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On the path toward a chikungunya vaccine

In a study published in JCI Insight, researchers from IDMIT have demonstrated the vaccinal effectiveness of serum transfers from volunteers vaccinated against the chikungunya virus to an animal model. The team also quantified a neutralization test titer able to act as a surrogate of protection. This work is an important step toward vaccine marketing approval, as the nature of chikungunya epidemics hampers the deployment of conventional efficacy trials. 

Published on 16 December 2022

The arbovirus chikungunya (CHIKV) was first identified in Tanzania in 1952. Infection by it occurs via bites from Aedes genus mosquitos and causes most notably debilitating joint pain in the patient. Chikungunya epidemics were noted in tropical zones of Asia and Africa in the 1970s and 1980s and thereafter on Réunion Island in 2005. In 2010, the disease became a more global issue, with new outbreaks occurring in Asia, India, Africa and finally South America, due most notably to the invasive arrival of tiger mosquitos (Aedes albopictus), one of the main vector species for CHIKV. Now considered endemic in those regions, chikungunya causes recurrent epidemics involving millions of people.

In 2005, during the epidemic on Réunion Island, a team from IDMIT (CEA-Jacob) developed a non-human primate (NHP) model of CHIKV infection to characterize the pathophysiology of the infection (Labadie et al., 2010). That model enabled the demonstration of viral persistence and the potential role of that persistence in lingering arthralgia and other symptoms experienced by many patients.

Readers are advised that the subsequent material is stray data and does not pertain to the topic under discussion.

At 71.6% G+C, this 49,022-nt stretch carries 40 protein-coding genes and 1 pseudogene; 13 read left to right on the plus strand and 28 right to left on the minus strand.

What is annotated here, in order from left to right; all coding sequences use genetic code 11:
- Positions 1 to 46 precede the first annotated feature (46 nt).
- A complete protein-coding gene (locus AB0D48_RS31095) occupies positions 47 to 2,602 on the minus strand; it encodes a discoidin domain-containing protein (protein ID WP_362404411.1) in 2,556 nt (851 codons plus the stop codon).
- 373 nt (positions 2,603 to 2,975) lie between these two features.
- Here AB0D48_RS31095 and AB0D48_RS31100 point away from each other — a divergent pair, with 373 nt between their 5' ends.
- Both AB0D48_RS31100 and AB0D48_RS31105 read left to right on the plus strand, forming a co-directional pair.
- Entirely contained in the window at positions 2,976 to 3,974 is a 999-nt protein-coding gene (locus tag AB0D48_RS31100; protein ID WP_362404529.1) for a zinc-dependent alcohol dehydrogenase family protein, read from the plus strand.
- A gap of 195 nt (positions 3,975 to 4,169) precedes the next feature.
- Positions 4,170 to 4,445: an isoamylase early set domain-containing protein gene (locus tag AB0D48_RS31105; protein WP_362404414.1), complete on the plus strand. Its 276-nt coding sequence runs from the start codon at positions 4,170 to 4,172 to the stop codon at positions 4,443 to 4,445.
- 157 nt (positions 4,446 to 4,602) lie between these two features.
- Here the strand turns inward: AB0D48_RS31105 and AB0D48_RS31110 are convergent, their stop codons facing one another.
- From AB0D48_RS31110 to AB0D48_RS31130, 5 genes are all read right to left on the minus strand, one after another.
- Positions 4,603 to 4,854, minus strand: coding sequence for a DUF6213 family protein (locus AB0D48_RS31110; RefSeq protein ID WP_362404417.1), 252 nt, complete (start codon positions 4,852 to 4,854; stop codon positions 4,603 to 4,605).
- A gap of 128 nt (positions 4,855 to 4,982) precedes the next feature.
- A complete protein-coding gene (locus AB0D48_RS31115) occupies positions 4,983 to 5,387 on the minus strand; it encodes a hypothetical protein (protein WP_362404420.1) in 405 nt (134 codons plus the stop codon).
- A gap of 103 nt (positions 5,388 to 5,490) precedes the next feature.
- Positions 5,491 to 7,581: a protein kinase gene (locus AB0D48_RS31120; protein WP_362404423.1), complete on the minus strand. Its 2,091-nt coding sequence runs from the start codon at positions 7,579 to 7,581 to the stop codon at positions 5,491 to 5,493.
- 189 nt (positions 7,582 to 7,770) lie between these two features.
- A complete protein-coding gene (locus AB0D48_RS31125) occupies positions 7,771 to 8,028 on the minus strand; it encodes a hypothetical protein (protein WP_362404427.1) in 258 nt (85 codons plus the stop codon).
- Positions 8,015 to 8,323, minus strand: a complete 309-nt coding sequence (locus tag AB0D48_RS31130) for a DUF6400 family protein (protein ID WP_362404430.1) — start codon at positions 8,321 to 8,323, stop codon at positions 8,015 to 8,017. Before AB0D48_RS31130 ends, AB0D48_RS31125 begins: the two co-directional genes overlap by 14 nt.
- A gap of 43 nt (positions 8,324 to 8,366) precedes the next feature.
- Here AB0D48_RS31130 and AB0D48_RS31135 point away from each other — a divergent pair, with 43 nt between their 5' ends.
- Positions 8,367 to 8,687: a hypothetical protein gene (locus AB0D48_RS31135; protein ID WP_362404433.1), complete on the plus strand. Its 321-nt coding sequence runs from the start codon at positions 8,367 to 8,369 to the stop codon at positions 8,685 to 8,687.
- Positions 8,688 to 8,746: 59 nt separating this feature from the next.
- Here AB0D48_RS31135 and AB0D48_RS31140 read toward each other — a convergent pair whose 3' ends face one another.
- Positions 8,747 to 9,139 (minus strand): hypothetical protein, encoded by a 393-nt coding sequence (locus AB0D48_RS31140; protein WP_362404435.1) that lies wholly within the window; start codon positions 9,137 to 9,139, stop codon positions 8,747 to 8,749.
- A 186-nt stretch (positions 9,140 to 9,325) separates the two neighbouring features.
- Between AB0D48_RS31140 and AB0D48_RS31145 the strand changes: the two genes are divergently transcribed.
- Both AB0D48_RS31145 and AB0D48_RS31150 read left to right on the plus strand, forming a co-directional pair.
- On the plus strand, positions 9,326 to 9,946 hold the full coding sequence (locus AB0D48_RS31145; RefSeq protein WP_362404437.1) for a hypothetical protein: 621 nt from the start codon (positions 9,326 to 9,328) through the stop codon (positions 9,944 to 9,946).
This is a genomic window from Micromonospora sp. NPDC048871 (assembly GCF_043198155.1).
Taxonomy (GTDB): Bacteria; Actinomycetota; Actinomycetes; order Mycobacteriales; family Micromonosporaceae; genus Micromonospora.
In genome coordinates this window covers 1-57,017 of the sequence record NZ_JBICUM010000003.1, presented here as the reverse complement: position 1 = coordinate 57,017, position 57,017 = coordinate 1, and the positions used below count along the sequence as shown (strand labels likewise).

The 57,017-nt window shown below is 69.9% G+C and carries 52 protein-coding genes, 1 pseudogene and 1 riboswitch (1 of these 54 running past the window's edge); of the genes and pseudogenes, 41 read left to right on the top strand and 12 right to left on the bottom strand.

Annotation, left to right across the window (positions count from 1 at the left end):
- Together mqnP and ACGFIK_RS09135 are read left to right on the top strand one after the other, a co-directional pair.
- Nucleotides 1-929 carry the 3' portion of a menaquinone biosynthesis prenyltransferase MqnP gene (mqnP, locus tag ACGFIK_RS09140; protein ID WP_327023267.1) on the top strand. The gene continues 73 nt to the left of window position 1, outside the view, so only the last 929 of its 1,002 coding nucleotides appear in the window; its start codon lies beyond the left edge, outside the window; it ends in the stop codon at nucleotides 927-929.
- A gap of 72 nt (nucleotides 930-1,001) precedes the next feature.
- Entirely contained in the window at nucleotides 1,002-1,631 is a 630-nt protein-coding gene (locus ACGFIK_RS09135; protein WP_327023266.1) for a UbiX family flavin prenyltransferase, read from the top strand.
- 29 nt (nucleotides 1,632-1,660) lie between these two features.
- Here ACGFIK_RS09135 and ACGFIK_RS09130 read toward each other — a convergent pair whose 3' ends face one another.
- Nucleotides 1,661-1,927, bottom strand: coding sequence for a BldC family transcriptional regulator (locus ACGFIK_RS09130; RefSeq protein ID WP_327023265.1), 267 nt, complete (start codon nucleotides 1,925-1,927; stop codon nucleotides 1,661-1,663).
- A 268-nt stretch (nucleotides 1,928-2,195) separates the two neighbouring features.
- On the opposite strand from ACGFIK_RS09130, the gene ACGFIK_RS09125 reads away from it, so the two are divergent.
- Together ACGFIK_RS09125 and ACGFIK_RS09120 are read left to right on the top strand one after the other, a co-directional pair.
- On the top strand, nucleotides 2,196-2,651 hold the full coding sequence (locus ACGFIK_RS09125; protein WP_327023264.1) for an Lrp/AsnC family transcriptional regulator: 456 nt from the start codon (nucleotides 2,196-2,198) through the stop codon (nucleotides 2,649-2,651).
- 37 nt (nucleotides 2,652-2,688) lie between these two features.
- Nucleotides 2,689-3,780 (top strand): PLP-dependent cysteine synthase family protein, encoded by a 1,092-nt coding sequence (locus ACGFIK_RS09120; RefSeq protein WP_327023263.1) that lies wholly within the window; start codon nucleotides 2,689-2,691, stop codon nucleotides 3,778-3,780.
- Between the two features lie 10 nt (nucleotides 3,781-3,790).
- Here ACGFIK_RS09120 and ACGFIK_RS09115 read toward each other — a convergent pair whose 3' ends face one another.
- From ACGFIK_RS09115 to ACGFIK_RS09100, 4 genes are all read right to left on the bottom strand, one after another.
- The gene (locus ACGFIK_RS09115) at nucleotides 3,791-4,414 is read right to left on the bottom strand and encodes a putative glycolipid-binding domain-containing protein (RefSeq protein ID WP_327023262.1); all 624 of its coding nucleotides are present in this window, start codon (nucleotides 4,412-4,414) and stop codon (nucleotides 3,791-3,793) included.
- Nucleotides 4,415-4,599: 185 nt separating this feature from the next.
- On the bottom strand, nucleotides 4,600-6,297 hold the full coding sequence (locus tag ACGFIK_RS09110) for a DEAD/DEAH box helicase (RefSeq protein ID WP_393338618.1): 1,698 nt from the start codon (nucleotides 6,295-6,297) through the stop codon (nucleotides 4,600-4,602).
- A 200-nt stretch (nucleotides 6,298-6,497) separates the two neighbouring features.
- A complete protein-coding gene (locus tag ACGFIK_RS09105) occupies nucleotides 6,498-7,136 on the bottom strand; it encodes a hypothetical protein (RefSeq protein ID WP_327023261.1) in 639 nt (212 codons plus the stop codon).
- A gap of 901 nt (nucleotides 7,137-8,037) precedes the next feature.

After that initial work and with the first autochthonous infections in Italy resulting from the tiger mosquito's arrival in southern Europe, an H2020 (ICRES) program brought together French (IDMIT and UMR-S 1184 (Inserm/ UPSaclay/CEA Fontenay-aux-Roses)), Swedish, English and German teams to evaluate a range of vaccine candidates (subunit, inactivated virus, attenuated virus, etc.) in mouse models (Hallengärd et al., 2014) and in the NHP model developed by IDMIT (Roques et al., 2017). The resulting studies first financed by Europe then by the company Valneva led to the identification of a very promising and easily-deployed attenuated-virus vaccine candidate, called VLA1553 and developed at the Karolinska Institutet in Sweden. Because of the relatively small population affected by CHIKV and the unpredictably of epidemics, Valneva benefited from a European program (CEPI) in 2010 to carry out phase I trials (Wressningg et al., 2020).

For their recent work published in JCI Insight, the IDMIT researchers performed a passive transfer of sera from human volunteers vaccinated with VLA1553 to the non-human primates, then exposed these latter to wild-type CHIKV. The researchers found that the vaccinated human sera protected the NHPs from CHIKV viremia, fever and other clinical symptoms associated with the pathogen, and furthermore from viral persistence in the tissues. Building upon those first results, the team also quantified a neutralization test titer able to act as a surrogate of protection and further verified its pertinence with an analysis of seroepidemiology samples.

This most recent study by the IDMIT researchers and especially the surrogate of protection they established carry great importance for marketing approval of VLA1553, as this latter cannot be tested in a conventional efficacy trial due to the unpredictable, rapid and explosive nature of CHIKV outbreaks.

Contact researcher : Roger Le Grand  (

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